Sandcast Carburetors

Hi all, can you gentlemen tell me how to make these 2" Sandcast Carburetors look like new again.
thanks Kevin

Just been there, done that…
Best method is a competent business that does Hydroblasting (or Aqua Blasting) a non-abrasive form of 'Cleaning" only back to original surface finish - but tell operator exactly what you want, process can be varied…
Under NO CIRCUMSTANCES at all, use any form of abrasive cleaning regardless of any claims of how mild it may be - like bead blasting, plastic blasting, peanut shell blasting (and sadly many specialist carburetter repair/overhaul businesses invariably bead blast :frowning: )
And if you go the chemical cleaning route, do your resercah first and be very careful, as many chemicals react badly on cast aluminium…

Thank you for the info Rodger.

Hydroblasting (or Aqua Blasting) a non-abrasive form of 'Cleaning"

I have been getting this process done since 1993 when peter whyte here in WA purchased his own machine nobody had hearsd of the process here in WA at this point for the restoration of a Rolls Royce merlin motor and a Rolls Royce PIII and certainly what it does is extraordinary.
It must be effecting the surface in one way as the aluminum is almost impervious to grease oil marks etc
It is my understanding the in the water there is a glass bead that comes in something like 10 grades from something like flour through to something a little heavier and have a photo somewhere of every bottle line from finest through to coarsest.
So technically to undertake the cleaning process I believe there is an abrasive no matter how fine it is. If your operator was to use one from the coarser end it would tend to remove more?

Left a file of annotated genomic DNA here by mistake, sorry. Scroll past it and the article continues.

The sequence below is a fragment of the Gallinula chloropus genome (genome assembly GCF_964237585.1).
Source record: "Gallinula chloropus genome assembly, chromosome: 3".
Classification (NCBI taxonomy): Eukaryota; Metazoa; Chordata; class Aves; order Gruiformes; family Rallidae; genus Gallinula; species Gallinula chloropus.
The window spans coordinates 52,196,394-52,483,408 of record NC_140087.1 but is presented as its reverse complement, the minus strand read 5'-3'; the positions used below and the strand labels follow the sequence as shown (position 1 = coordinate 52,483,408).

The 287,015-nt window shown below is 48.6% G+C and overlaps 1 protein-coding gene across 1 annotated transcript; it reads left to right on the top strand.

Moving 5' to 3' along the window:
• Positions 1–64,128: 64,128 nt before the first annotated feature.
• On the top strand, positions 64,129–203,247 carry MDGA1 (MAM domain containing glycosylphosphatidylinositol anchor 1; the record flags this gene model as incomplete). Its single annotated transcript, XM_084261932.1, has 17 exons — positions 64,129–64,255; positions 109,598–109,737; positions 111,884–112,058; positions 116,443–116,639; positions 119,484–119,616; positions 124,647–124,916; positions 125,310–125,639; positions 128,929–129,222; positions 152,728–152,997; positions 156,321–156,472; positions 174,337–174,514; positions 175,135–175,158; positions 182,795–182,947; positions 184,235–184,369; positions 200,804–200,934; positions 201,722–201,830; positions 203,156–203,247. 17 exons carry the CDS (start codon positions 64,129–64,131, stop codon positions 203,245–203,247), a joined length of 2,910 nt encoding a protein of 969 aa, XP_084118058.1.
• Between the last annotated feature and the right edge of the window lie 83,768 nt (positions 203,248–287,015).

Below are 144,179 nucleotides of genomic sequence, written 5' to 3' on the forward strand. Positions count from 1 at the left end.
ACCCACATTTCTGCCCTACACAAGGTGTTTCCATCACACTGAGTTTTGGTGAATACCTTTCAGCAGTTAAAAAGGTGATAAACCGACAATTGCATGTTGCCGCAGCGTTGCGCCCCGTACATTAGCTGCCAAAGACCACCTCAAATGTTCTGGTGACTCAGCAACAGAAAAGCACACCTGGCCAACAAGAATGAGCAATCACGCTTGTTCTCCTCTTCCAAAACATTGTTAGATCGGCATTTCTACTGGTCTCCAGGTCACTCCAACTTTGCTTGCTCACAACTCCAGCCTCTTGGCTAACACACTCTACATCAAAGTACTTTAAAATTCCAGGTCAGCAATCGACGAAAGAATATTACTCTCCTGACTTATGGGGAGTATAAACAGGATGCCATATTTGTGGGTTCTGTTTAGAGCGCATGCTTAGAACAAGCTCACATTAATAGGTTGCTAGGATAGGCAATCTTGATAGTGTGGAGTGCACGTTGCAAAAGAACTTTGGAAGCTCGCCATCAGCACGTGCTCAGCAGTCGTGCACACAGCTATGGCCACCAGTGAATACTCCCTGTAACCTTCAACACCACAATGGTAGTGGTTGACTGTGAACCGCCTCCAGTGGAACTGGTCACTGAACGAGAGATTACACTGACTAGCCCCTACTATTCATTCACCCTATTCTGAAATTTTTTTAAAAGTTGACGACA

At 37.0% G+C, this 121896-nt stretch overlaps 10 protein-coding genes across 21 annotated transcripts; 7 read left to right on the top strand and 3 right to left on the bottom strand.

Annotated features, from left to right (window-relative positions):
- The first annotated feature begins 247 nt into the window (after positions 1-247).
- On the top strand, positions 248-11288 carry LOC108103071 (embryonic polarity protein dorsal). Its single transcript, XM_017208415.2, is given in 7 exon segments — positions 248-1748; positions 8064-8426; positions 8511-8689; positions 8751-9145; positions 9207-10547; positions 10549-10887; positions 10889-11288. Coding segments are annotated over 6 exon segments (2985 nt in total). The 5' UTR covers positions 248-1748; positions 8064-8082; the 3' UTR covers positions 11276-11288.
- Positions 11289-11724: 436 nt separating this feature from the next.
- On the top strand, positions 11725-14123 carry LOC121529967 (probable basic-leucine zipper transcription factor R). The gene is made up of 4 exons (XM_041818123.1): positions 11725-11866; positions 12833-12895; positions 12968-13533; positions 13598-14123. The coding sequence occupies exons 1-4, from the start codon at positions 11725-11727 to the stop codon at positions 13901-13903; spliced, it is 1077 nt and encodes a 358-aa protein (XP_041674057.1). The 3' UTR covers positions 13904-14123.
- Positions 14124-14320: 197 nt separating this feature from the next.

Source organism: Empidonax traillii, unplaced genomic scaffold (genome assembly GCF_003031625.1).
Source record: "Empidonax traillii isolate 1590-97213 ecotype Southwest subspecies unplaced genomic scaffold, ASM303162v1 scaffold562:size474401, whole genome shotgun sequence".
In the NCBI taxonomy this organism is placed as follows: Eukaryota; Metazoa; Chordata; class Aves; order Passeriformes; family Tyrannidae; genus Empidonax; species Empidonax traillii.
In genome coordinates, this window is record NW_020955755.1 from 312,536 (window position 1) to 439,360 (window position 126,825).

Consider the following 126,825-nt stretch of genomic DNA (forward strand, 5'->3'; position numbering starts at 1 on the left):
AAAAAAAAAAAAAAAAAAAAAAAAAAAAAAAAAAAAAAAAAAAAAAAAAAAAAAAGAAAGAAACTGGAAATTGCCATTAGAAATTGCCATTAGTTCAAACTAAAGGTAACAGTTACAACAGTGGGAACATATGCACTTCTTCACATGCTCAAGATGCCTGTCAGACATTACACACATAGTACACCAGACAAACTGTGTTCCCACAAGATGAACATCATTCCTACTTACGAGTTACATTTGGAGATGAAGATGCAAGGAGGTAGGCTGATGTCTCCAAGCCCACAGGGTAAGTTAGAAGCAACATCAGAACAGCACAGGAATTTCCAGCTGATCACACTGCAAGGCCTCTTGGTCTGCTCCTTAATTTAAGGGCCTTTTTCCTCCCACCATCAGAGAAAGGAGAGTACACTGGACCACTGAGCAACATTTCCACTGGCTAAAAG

Peter Whyte also was adding either a rust inhibitor or a cleaning agent to his water and ideally you should really use a distilled/demineralised type water ie chlorides fluorides etc found in our drinking water. As soon as it is finished being cleaned it needs drying of with compressed air immediately.
Years ago the removal of varnish from polished wood was noted by walnut shells but it is the dry processes that don’t give the same effect on aluminum.

Hydroblasting (or Aqua Blasting) a non-abrasive form of 'Cleaning"

As I said, process can be varied considerably, so you need an business/operator that knows what they are doing, and you need to know exactly and tell them what you want done. Hydroblasting can be a cleaning (non-abrasive) process only, but can have a range of additives added for different cleaning and final sealing effect if so desired… and if you have defects such as scratches or gouges in the aluminium, there are various ways of addressing that ahead of the actual hydroblasting process that can then merge in the overall visual end result, depending what you want, and depending on the defect how successfully or otherwise it can be rectified…

There are several businesses within all the Eastern States (Capital cities and country towns) that offer Hydroblasting, albeit none that I am aware of within the ACT, but after having many extremely successful/satisfactory jobs done in Melbourne by a long established business that really knows what he is doing and all the various capabilities of the basic process and the various preparatory processes, I have no need/motivation to look elsewhere…

Bottom line is you need to discuss your exact needs, and see if your preferred business can deliver…

Take a look at minute 12 of this video:

What sort of cleaning is it??

Looks quite amazing.


Laser. (Twenty characters)

looks dangerous !!!

we were using the AC